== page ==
What To Do If You’ve Been Arrested
How the System Works Against You
Being placed under arrest and taken into custody for an alleged crime is an extremely traumatic experience. It can happen very quickly, without your full understanding of events or the reason behind it, and few people are ever prepared to find themselves in handcuffs in the back of a squad car. Your keys, wallet, phone, and even your clothing are taken away, and all of your resources are cut off– you are, in other words, completely powerless at a moment’s notice. If you’ve been arrested, the system is not on your side, and it’s critical to know how to react, what to say (or not say), and what to do in every step of the process from being read your Miranda rights to posting bail.
After you are arrested and taken to jail, your right to due process means the government has 2 business days (which can equal three to four calendar days if you are arrested on a holiday or weekend) to bring you to court to appear before a judge for your arraignment. Arraignment is where you enter your plea. Since you haven’t obtained your criminal defense attorney yet, enter a plea of Not Guilty. After you do this, two hearing dates will be automatically set in the court calendar. The first hearing takes place five business days after the arraignment, and is usually called a Felony Settlement Conference (FSC). At the FSC, criminal defense lawyer and the district attorney meet to go over the details of your case and attempt to settle it, or your attorney can request a dismissal.
If your case cannot be settled or dismissed, your next hearing date will take place about eight business days after your arraignment. This is called a Preliminary Hearing, in which the D.A. is required to present their evidence and show probable cause to pursue the case. At this hearing, your lawyer will cross-examine the prosecution’s witnesses and make motions dictating that pieces of evidence should be excluded or dismissed, another opportunity to get the case dismissed by the judge.
After the Preliminary Hearing, if the judge rules that the prosecution has provided sufficient evidence to warrant going to trial, you will be issued an order stating that you are “held to answer” for the charges. If you receive this order, you will be arraigned again within 10 business days, and the D.A. will proceed filing for information on your case. There will be another arraignment following these filings, and after this the government has 60 calendar days to bring your case to trial.
(All of these date and time limits are the deadlines imposed upon the justice system in which they must conduct their business according to your right to due process of law. They are required to go this quickly, but you have the right to file requests for more time and to waive some of these deadlines to give your defense attorney more time to work on building your case.)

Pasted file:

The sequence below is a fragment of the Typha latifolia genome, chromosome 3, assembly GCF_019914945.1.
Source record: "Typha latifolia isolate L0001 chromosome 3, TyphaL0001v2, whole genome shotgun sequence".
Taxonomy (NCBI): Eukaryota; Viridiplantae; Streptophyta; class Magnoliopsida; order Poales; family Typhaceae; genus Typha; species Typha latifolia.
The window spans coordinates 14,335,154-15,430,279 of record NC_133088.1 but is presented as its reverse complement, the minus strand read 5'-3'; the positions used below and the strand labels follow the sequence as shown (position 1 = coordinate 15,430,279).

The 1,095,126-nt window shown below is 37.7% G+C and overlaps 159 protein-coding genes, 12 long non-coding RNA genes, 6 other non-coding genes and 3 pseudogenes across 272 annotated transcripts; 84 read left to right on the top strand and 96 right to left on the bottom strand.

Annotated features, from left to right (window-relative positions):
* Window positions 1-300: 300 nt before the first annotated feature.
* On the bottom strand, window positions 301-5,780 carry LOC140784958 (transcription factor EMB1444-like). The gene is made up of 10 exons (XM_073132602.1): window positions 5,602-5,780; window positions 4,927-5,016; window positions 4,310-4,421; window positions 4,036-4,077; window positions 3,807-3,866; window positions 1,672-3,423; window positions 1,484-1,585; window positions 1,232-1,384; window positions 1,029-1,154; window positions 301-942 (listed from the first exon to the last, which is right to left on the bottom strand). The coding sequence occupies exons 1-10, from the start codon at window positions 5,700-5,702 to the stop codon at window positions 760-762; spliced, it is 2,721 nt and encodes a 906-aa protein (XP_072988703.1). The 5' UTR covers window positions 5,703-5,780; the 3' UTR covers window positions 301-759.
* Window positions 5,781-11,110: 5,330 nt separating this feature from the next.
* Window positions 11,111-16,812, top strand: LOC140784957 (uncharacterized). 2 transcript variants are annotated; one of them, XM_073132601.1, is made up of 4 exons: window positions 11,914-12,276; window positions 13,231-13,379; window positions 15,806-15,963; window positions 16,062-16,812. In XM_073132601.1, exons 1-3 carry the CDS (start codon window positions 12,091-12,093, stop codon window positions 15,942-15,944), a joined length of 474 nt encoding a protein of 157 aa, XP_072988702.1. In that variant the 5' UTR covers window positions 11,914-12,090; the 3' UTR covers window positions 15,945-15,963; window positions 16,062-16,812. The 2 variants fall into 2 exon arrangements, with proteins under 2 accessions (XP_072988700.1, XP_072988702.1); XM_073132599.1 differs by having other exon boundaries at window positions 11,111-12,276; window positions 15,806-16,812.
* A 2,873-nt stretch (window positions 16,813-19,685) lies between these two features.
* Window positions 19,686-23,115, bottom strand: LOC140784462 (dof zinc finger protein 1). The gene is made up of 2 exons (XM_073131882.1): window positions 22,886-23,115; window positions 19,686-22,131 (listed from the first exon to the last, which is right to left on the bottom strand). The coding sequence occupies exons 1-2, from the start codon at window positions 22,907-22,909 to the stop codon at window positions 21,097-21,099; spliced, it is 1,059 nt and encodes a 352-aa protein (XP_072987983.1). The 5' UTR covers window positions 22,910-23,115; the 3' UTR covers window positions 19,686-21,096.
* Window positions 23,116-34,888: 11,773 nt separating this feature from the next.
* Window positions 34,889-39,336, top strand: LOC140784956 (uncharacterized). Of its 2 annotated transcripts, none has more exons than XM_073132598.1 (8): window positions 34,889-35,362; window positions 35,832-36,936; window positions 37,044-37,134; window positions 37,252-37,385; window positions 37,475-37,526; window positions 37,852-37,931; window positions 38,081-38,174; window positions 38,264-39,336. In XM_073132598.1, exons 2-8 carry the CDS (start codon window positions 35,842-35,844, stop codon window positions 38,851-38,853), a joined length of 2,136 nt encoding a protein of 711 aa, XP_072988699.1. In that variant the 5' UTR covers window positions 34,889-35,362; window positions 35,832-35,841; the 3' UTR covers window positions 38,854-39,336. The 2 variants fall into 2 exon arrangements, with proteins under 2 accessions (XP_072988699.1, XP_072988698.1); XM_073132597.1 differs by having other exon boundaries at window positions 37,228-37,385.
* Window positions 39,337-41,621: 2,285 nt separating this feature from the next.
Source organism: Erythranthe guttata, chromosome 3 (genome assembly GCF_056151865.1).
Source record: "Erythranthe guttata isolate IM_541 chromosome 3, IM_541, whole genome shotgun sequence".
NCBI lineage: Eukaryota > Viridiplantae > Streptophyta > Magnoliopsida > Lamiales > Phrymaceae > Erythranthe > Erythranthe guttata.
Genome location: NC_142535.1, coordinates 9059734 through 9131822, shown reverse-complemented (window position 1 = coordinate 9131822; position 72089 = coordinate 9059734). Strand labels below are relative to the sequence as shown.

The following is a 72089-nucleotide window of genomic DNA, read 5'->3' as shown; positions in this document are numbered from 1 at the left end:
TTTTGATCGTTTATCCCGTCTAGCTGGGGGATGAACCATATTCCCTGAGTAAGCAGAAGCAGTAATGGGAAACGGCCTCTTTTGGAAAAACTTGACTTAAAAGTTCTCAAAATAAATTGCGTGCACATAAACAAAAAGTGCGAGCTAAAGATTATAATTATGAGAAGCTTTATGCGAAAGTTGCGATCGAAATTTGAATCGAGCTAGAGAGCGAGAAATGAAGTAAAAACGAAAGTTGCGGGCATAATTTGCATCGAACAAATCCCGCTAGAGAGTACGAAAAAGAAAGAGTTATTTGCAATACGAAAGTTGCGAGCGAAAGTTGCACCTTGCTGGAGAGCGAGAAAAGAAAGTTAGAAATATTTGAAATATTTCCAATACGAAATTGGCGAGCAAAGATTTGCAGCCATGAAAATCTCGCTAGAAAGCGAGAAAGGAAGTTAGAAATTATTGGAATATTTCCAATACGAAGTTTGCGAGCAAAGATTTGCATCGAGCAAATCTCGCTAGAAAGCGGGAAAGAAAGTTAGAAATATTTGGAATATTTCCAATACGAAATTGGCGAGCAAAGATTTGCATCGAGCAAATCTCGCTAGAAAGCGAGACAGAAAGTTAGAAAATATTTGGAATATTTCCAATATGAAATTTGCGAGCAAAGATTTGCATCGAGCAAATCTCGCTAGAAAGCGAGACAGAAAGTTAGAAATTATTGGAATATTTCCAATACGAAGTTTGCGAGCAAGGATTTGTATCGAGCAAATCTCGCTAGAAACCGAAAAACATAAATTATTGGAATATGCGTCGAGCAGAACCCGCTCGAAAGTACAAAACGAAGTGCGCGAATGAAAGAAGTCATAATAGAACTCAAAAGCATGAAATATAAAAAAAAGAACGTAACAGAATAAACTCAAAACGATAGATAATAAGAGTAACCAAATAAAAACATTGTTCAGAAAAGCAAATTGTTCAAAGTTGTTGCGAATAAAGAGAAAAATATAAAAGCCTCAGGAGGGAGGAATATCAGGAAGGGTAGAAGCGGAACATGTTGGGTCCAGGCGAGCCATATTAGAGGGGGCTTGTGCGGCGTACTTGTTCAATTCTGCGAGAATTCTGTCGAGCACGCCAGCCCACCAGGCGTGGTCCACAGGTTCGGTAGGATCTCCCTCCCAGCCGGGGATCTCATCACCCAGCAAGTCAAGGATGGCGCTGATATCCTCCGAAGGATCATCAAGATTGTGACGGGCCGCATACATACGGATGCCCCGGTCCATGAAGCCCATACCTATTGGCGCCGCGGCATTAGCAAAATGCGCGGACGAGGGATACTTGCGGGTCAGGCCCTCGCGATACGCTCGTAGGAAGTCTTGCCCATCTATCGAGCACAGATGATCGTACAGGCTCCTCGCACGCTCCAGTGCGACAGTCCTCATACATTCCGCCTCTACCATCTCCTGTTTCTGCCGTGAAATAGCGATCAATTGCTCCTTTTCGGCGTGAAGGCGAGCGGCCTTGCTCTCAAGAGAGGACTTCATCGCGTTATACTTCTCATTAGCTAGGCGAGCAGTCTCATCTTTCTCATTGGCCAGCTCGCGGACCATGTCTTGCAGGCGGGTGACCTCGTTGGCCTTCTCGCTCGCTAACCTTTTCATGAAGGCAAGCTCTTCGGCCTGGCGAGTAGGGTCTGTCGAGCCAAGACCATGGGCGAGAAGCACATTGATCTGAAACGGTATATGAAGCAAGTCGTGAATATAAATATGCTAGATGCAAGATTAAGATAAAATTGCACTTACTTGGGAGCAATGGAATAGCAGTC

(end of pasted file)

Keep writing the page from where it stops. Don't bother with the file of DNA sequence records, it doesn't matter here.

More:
The Right to Remain Silent: Use It!
From the beginning of your introduction into the criminal justice system as a defendant/accused criminal, when the police arrest you and advise you of it, you have a constitutional right to remain silent. It’s important to adhere to this for the entire duration of your case– do not speak to the police, reporters, other attorneys, media, or even friends or family about your case unless specifically advised to do so in a particular way by your defense counsel. Do not speak to anyone about your case without your attorney’s presence and approval from the time of your arrest through your time being held in jail, questioning by police, multiple arraignment sessions appearing before the judge, and trial.
In particular, do not speak to anyone about your case over the phone from jail. All calls to and from correctional facilities are recorded and monitored, and the prosecution WILL get their hands on those conversations. Even what seems to you like a minor detail or passing conversation can be disastrous for the defense your legal team is building. Don’t discuss anything important to your defense on a jail phone, not even in a language besides English– the government employs hundreds of thousands of translators to record your conversation in every possible form.
These are only a few of the key pieces of information and directives you need to know if you are arrested and accused of a crime in the courts. Every case is different, so to make decisions about the next step, you must consult with a qualified defense attorney like Karine Basmadjian.
Protect Your Rights With a Los Angeles Criminal Defense Lawyer
Karine Basmadjian is available to provide criminal defense counsel in Los Angeles County, Orange County, Riverside County, Ventura County, San Bernardino County, and Santa Barbara County as well as represent you in cases at the federal level. As a former prosecutor, she knows that working within the criminal justice system is a complex undertaking.